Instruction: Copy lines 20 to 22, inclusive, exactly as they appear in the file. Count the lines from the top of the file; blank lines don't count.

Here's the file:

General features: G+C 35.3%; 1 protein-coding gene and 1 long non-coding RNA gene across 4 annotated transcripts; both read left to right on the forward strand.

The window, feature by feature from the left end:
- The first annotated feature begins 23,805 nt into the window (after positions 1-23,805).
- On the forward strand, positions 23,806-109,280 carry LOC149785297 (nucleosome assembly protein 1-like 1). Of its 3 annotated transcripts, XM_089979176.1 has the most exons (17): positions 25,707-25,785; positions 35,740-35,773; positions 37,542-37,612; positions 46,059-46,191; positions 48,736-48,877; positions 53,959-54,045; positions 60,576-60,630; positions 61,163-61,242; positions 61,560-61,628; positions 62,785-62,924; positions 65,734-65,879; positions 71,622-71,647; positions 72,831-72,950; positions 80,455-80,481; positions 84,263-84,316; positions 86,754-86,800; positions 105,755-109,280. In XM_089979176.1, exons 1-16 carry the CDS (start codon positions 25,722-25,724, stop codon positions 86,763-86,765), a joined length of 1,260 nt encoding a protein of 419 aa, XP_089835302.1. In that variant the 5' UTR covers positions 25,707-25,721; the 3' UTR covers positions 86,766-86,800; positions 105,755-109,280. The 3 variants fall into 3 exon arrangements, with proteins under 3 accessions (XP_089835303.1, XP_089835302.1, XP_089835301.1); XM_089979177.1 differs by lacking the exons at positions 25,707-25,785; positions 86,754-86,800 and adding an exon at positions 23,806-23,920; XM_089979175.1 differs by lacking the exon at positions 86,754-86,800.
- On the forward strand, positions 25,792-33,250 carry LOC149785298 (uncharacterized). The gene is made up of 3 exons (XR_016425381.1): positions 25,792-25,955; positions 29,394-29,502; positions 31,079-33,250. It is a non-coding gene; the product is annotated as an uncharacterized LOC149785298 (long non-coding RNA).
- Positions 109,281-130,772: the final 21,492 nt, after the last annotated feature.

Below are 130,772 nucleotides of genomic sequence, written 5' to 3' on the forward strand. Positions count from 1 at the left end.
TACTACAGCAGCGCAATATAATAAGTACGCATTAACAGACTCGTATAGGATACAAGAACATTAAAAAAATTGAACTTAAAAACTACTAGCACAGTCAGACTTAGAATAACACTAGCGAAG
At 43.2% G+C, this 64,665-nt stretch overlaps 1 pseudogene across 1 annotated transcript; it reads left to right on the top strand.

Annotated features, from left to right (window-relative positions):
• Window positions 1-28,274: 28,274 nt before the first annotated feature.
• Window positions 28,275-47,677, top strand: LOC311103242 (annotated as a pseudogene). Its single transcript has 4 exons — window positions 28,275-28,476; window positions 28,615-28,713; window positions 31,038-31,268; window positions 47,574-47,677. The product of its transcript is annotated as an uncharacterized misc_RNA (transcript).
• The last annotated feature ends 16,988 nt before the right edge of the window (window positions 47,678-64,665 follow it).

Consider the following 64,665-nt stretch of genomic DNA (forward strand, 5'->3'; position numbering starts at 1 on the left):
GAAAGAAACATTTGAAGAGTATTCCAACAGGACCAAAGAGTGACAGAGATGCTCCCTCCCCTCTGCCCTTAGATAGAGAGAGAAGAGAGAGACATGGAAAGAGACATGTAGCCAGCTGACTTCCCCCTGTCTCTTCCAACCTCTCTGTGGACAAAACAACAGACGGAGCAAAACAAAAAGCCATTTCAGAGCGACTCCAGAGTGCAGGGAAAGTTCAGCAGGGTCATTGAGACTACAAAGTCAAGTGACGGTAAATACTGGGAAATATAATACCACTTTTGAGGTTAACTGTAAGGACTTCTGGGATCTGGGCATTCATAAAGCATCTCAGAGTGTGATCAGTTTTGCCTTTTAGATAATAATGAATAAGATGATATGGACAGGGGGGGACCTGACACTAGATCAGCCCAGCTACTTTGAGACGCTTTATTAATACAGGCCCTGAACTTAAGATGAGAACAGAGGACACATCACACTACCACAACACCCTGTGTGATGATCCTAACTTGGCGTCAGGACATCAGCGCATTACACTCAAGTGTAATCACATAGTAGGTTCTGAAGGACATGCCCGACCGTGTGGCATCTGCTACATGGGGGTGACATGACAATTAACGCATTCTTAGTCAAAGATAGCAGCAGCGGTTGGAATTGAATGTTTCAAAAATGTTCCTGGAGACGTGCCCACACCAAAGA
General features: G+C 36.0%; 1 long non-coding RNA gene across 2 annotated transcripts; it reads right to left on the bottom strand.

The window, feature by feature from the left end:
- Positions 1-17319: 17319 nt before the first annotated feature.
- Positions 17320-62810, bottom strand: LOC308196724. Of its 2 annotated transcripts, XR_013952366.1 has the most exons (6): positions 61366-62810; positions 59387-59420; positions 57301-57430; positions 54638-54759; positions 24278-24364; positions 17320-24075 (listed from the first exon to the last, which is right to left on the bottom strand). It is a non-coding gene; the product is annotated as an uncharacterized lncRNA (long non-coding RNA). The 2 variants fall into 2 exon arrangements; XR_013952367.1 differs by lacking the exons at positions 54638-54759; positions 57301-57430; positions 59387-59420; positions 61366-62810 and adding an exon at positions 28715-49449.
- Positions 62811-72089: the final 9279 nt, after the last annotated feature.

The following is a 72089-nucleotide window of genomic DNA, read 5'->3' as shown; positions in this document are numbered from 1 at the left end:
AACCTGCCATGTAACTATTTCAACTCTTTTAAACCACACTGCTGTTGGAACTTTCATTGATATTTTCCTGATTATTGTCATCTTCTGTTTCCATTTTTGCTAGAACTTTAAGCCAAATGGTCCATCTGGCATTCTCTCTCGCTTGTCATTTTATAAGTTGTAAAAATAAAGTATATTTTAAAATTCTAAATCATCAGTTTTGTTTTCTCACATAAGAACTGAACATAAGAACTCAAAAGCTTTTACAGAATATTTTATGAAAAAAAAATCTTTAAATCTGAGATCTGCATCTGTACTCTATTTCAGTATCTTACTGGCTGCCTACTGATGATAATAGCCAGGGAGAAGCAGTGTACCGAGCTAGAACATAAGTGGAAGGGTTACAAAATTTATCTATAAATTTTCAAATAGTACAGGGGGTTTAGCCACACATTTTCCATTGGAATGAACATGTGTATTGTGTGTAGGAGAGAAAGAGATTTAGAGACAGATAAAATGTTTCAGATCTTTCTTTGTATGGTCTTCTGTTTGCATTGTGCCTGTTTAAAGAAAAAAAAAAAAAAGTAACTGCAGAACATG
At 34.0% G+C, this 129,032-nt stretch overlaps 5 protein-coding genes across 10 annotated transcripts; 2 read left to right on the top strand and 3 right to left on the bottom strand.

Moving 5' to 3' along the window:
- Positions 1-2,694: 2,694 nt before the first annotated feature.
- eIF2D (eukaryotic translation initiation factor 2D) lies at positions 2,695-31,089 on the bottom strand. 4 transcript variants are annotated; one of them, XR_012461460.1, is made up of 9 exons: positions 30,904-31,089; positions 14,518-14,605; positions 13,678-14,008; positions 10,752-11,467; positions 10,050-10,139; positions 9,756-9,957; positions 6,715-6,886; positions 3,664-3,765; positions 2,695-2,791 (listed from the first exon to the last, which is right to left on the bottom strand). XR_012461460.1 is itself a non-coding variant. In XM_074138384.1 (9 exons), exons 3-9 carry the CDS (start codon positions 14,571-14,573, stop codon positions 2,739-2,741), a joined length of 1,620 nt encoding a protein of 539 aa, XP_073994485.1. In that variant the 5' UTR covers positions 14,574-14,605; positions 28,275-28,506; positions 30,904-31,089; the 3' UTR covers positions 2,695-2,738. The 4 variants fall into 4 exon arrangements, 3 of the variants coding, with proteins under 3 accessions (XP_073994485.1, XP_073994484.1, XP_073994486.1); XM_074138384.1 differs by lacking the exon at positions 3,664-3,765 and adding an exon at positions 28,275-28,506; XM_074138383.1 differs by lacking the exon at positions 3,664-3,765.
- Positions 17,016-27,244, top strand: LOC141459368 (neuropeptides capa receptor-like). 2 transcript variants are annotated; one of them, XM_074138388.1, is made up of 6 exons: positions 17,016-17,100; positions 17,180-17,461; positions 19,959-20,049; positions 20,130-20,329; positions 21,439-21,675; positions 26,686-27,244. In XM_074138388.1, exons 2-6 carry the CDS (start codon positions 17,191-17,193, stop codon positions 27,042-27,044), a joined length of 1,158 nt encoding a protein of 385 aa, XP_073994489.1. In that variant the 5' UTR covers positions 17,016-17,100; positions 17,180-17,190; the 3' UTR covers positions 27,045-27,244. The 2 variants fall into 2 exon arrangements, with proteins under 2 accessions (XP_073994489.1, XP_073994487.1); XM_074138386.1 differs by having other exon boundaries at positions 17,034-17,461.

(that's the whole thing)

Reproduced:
- Positions 62811-72089: the final 9279 nt, after the last annotated feature.

The following is a 72089-nucleotide window of genomic DNA, read 5'->3' as shown; positions in this document are numbered from 1 at the left end:
AACCTGCCATGTAACTATTTCAACTCTTTTAAACCACACTGCTGTTGGAACTTTCATTGATATTTTCCTGATTATTGTCATCTTCTGTTTCCATTTTTGCTAGAACTTTAAGCCAAATGGTCCATCTGGCATTCTCTCTCGCTTGTCATTTTATAAGTTGTAAAAATAAAGTATATTTTAAAATTCTAAATCATCAGTTTTGTTTTCTCACATAAGAACTGAACATAAGAACTCAAAAGCTTTTACAGAATATTTTATGAAAAAAAAATCTTTAAATCTGAGATCTGCATCTGTACTCTATTTCAGTATCTTACTGGCTGCCTACTGATGATAATAGCCAGGGAGAAGCAGTGTACCGAGCTAGAACATAAGTGGAAGGGTTACAAAATTTATCTATAAATTTTCAAATAGTACAGGGGGTTTAGCCACACATTTTCCATTGGAATGAACATGTGTATTGTGTGTAGGAGAGAAAGAGATTTAGAGACAGATAAAATGTTTCAGATCTTTCTTTGTATGGTCTTCTGTTTGCATTGTGCCTGTTTAAAGAAAAAAAAAAAAAAGTAACTGCAGAACATG